I was accused of being a “girly-girl”.
Gasp! I nearly had a fit of the vapours, I was so shocked! Me, a girly-girl?! Never!
I had to know – “WHY do you think I’m a *shudder* girly-girl?!” The answer: “Because you wear skirts and makeup and brooches on your coat, and you like to bake.”
All true things, but I must add caveats to each: I wear skirts because they’re fun and comfy and I’m not into pants at the moment; I wear makeup because I have to thanks to my invisible eyelashes and little eyes, seriously I could never be one of those backpackers who doesn’t bring her makeup with her; brooches are fun!; and of course I like to bake, I married a Baker, and also many many humans of the male persuasion also bake, so therefore it is not inherently girly. So there. You have no grounds for your argument. :)
My aversion to “girlyness” started back when my mother decided to dress me in blues and yellows as a baby, and people would think I was a boy. When I was 8 and my sister was 4, we were given boy-short pixie haircuts, and we both mistaken for boys constantly, not helped by the fact that we would dress ourselves and didn’t wear very girly colours. Read: nothing ever matched at all in any way – one of my favourite outfits was a lavender/blueish sweatshirt with bears on it with hunter green dinosaur sweatpants. My seester and I, we are blue-and-gray girls. BTW – “seester” is not a misspelling, it’s her official title.
I did sports and got dirty and didn’t wear socks for a whole school year. One whole knee is covered in scars from bike accidents. I didn’t understand the value of blow-drying my hair until I was in college.
I am NOT a girly-girl. Maybe I was influenced by Arnold too much - Kindergarten Cop was my fave. Even my cupcakes are frosted in non-girly primary colours!
And then I learned how to make choux (sounds like shoe!) pastry. It’s light, it’s French, it can be filled with all kinds of fancy cream fillings, and to me it seems very very girly. And I’m ok with that. But just this once, coz while it is sooooo good, I’m still not a girly-girl.
I went with the Wellington Foodies Meet-up Group to La Patisserie in Miramar, the only true French patisserie in New Zealand, according to chef-owner Marie Loic Monmont, who is cute as a button and highly entertaining. She only uses completely organic, local ingredients, with the sole exception of hazelnut and pistachio pastes, the best of which is made in northern Italy. She also employs actual French boys to help out in the kitchen, tre authentic!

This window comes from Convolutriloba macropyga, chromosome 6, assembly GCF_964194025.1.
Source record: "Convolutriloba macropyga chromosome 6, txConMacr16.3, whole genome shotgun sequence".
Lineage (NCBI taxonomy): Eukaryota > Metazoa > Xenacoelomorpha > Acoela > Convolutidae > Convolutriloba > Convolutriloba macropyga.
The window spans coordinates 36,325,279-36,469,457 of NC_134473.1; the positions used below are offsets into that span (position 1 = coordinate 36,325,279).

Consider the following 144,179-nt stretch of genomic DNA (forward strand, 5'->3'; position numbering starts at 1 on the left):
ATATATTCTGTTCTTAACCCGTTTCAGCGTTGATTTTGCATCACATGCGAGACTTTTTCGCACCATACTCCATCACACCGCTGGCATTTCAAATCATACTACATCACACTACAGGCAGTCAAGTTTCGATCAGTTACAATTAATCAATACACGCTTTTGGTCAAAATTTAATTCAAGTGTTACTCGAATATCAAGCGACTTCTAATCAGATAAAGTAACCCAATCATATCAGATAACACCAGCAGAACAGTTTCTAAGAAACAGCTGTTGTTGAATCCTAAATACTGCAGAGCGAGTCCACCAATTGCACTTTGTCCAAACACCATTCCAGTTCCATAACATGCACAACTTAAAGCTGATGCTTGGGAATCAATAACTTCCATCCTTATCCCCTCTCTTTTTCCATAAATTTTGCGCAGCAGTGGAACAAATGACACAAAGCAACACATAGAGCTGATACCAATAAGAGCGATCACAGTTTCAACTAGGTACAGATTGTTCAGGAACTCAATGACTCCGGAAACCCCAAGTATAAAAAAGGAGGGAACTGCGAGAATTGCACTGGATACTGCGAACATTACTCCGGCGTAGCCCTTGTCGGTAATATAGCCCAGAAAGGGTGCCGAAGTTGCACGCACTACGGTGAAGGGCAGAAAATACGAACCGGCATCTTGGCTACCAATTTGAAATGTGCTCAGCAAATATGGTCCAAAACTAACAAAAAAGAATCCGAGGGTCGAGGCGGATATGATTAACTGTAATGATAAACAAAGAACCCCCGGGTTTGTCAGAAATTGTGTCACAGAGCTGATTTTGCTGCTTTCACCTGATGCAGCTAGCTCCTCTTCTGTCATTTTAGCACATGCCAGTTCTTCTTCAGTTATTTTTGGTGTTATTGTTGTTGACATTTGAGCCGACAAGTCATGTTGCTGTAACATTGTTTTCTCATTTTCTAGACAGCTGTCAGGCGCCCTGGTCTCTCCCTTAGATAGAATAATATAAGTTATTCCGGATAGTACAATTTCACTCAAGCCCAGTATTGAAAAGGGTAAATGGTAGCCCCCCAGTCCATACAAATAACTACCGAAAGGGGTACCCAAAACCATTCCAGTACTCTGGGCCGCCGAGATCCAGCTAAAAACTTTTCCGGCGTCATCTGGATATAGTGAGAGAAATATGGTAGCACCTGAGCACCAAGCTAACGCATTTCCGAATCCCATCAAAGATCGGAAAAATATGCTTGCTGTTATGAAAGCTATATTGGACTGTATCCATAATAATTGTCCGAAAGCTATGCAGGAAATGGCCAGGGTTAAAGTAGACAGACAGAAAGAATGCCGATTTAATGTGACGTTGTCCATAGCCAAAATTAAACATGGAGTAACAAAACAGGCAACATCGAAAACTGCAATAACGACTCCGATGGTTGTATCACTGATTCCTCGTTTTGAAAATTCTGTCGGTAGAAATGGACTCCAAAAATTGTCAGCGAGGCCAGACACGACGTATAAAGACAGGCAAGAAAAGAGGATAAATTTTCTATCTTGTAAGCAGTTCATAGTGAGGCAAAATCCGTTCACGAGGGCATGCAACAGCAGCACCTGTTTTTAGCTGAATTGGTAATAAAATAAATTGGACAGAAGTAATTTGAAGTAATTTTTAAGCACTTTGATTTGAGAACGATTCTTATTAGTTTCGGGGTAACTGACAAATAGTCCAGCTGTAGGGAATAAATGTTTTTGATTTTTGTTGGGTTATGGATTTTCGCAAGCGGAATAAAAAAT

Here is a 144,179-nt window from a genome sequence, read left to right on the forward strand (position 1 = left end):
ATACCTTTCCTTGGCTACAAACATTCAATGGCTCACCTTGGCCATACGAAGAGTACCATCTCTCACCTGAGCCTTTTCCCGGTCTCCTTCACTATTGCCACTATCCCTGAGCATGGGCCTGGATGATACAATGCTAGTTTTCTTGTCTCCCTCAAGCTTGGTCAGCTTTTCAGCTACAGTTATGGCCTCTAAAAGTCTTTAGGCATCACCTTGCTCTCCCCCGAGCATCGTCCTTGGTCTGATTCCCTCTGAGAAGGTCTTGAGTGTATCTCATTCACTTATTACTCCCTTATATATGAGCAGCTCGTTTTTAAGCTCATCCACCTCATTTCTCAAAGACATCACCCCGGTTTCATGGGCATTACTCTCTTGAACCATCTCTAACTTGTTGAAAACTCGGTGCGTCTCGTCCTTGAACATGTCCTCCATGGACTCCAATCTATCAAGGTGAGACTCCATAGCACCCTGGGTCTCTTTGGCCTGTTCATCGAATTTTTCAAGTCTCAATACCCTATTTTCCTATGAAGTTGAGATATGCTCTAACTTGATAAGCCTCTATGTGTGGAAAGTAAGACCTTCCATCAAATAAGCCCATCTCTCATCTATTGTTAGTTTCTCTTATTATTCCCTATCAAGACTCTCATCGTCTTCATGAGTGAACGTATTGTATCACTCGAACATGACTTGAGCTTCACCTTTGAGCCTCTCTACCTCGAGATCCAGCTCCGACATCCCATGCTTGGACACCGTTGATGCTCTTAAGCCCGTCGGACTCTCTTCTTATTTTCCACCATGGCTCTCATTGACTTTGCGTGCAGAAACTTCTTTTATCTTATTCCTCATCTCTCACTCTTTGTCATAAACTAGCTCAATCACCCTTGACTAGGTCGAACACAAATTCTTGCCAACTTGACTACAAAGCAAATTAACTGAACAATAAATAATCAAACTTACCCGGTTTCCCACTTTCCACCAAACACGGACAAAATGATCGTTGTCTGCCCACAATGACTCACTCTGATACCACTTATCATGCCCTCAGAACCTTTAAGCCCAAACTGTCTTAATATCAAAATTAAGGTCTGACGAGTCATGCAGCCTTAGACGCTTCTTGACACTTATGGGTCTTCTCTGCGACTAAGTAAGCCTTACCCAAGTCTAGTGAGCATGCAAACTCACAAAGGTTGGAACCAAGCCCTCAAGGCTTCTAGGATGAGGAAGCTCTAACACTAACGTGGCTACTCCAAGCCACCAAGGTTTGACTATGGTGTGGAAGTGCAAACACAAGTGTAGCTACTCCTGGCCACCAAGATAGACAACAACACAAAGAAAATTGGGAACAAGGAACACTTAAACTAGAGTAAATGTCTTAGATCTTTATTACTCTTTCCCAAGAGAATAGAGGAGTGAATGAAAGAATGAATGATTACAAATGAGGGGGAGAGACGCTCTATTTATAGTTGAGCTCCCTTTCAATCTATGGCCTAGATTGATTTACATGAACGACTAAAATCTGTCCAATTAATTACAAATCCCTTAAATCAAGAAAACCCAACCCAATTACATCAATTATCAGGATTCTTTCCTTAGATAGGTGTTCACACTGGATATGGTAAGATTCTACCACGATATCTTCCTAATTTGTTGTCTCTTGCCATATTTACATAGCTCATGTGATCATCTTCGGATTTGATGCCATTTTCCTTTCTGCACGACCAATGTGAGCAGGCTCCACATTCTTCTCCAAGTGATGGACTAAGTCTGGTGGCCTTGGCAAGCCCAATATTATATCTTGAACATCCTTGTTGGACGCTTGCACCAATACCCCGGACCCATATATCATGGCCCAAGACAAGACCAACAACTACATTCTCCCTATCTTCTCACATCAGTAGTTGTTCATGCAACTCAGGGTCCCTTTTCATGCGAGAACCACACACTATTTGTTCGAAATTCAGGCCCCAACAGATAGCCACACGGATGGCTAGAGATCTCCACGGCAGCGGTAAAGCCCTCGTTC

|Chef Marie Loic Monmont - aka deliverer of heavenly delights.|
You know how at parties, there are always people who don’t leave the kitchen? That’s me. I don’t do chatting in groups very well, so I make myself useful instead. Inevitably someone ends up in there with me and we have a blast just one-on-one. And if people start to catch on to the fun happening in the kitchen? Oh, there’s something in the bedroom that I mustbedoingrightnow.
|That's me, getting all up into the pastry, piping like a pro!|
|That green stuff is pistacio-flavoured creme patisserie and it's the best green thing I've ever eaten.|
Pate a choux
from French chef Marie Loic Monmont @ La Patisserie, Miramar Wellington
- 250g cold water
- 110g unsalted butter (you can use salted butter, just omit the salt)
- Pinch of salt
- 180g flour, sifted
- 360g eggs (because eggs are different sizes, and this can also vary through the year
- Put the water and butter in a saucepan and bring to the boil and mix, then take off the heat.
- Add the flour and whisk it up into a ball. This will take a lot of muscle!
- Transfer to a mixing bowl, and add eggs one a time, mixing well after each one. The batter should be pretty thick, as it will be piped, so definitely not runny at all. *You can use a mixer with the paddle attachment for this step! Saves arm strength.
- Using a very wide piping tip and large bag, pipe thick lines of 12-15cm or golf ball-sized dollops onto a lined baking tray. Keep tip pointed down at tray, not at an angle.
- Make a quick egg wash by beating one egg. Brush over the top of the piped choux to even out the bumps and lumps.
- Finish by raking a fork down the length of the choux.
- Bake in 180C oven for 20 minutes or so, depending on how hot your oven runs – watch the choux to make sure they don’t go too brown, but DON’T open the oven as this will let all your precious steam out, and it’s the steam that helps these pastries rise with their bubbles inside.
- 1/2 L milk
- 4 egg yolks
- 125g sugar
- 60g flour
- 1 vanilla bean, split open
- Bring the milk to boil in a saucepan with the vanilla bean. Take off the stove and wander over to your bench.
- Stir in egg yolks, sugar and flour.
- Put saucepan back onto the stove and cook until the cream is thick, stirring constantly with a whisk.
- 100g cream
- 100g chocolate
- Bring cream and chocolate to the boil in a saucepan together and stir together.
- Smother on top of those glorious choux....what's the plural of choux?
To fill: poke a hole in the bottom of the baked choux. Put your filling into a piping bag and pipe into choux.
Shove one into your mouth and collapse into dreamy bliss.
OR if you can’t be bothered doing all these crazy things yourself, swing by La Patisserie in Miramar, but be warned that they only make enough to sell for that day and because what they make is so good, it does sell out. Go now! And please bring me some too.